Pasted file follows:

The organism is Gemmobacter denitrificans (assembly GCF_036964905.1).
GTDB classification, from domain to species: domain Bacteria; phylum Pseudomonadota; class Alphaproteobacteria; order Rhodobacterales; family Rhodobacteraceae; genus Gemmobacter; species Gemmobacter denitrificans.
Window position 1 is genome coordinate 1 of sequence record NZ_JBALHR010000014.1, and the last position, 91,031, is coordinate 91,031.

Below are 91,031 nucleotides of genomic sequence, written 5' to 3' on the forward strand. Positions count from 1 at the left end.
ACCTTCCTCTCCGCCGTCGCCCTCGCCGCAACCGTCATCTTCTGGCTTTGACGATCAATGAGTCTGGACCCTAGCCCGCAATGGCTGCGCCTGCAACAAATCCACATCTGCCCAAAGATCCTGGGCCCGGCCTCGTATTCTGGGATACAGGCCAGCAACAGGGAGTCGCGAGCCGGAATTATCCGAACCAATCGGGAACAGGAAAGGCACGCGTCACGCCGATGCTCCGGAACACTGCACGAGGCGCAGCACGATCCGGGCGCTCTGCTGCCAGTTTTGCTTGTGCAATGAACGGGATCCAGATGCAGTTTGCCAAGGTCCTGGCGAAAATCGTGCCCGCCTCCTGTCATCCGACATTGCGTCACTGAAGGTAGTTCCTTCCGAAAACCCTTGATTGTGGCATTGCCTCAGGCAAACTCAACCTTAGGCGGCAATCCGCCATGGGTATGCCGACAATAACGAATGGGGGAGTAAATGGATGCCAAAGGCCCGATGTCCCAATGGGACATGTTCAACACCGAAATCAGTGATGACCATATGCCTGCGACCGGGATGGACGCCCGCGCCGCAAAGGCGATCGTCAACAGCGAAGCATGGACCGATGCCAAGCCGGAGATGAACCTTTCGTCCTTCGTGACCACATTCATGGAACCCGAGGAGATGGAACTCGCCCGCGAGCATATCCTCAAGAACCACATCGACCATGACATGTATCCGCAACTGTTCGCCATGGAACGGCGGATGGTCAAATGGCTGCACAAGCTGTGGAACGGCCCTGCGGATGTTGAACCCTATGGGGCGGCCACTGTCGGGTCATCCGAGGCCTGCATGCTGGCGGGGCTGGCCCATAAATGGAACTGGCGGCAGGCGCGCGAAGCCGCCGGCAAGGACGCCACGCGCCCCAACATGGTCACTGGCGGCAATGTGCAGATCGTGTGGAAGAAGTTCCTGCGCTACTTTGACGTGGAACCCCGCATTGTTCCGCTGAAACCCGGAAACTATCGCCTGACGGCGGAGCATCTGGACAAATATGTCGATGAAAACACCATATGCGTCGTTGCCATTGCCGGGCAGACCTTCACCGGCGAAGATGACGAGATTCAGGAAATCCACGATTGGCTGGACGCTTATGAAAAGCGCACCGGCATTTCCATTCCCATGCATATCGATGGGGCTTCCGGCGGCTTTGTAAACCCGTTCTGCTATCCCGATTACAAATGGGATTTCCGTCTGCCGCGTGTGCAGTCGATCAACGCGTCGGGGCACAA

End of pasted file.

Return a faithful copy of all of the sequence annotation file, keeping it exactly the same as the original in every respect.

The organism is Gemmobacter denitrificans (assembly GCF_036964905.1).
GTDB classification, from domain to species: domain Bacteria; phylum Pseudomonadota; class Alphaproteobacteria; order Rhodobacterales; family Rhodobacteraceae; genus Gemmobacter; species Gemmobacter denitrificans.
Window position 1 is genome coordinate 1 of sequence record NZ_JBALHR010000014.1, and the last position, 91,031, is coordinate 91,031.

Below are 91,031 nucleotides of genomic sequence, written 5' to 3' on the forward strand. Positions count from 1 at the left end.
ACCTTCCTCTCCGCCGTCGCCCTCGCCGCAACCGTCATCTTCTGGCTTTGACGATCAATGAGTCTGGACCCTAGCCCGCAATGGCTGCGCCTGCAACAAATCCACATCTGCCCAAAGATCCTGGGCCCGGCCTCGTATTCTGGGATACAGGCCAGCAACAGGGAGTCGCGAGCCGGAATTATCCGAACCAATCGGGAACAGGAAAGGCACGCGTCACGCCGATGCTCCGGAACACTGCACGAGGCGCAGCACGATCCGGGCGCTCTGCTGCCAGTTTTGCTTGTGCAATGAACGGGATCCAGATGCAGTTTGCCAAGGTCCTGGCGAAAATCGTGCCCGCCTCCTGTCATCCGACATTGCGTCACTGAAGGTAGTTCCTTCCGAAAACCCTTGATTGTGGCATTGCCTCAGGCAAACTCAACCTTAGGCGGCAATCCGCCATGGGTATGCCGACAATAACGAATGGGGGAGTAAATGGATGCCAAAGGCCCGATGTCCCAATGGGACATGTTCAACACCGAAATCAGTGATGACCATATGCCTGCGACCGGGATGGACGCCCGCGCCGCAAAGGCGATCGTCAACAGCGAAGCATGGACCGATGCCAAGCCGGAGATGAACCTTTCGTCCTTCGTGACCACATTCATGGAACCCGAGGAGATGGAACTCGCCCGCGAGCATATCCTCAAGAACCACATCGACCATGACATGTATCCGCAACTGTTCGCCATGGAACGGCGGATGGTCAAATGGCTGCACAAGCTGTGGAACGGCCCTGCGGATGTTGAACCCTATGGGGCGGCCACTGTCGGGTCATCCGAGGCCTGCATGCTGGCGGGGCTGGCCCATAAATGGAACTGGCGGCAGGCGCGCGAAGCCGCCGGCAAGGACGCCACGCGCCCCAACATGGTCACTGGCGGCAATGTGCAGATCGTGTGGAAGAAGTTCCTGCGCTACTTTGACGTGGAACCCCGCATTGTTCCGCTGAAACCCGGAAACTATCGCCTGACGGCGGAGCATCTGGACAAATATGTCGATGAAAACACCATATGCGTCGTTGCCATTGCCGGGCAGACCTTCACCGGCGAAGATGACGAGATTCAGGAAATCCACGATTGGCTGGACGCTTATGAAAAGCGCACCGGCATTTCCATTCCCATGCATATCGATGGGGCTTCCGGCGGCTTTGTAAACCCGTTCTGCTATCCCGATTACAAATGGGATTTCCGTCTGCCGCGTGTGCAGTCGATCAACGCGTCGGGGCACAA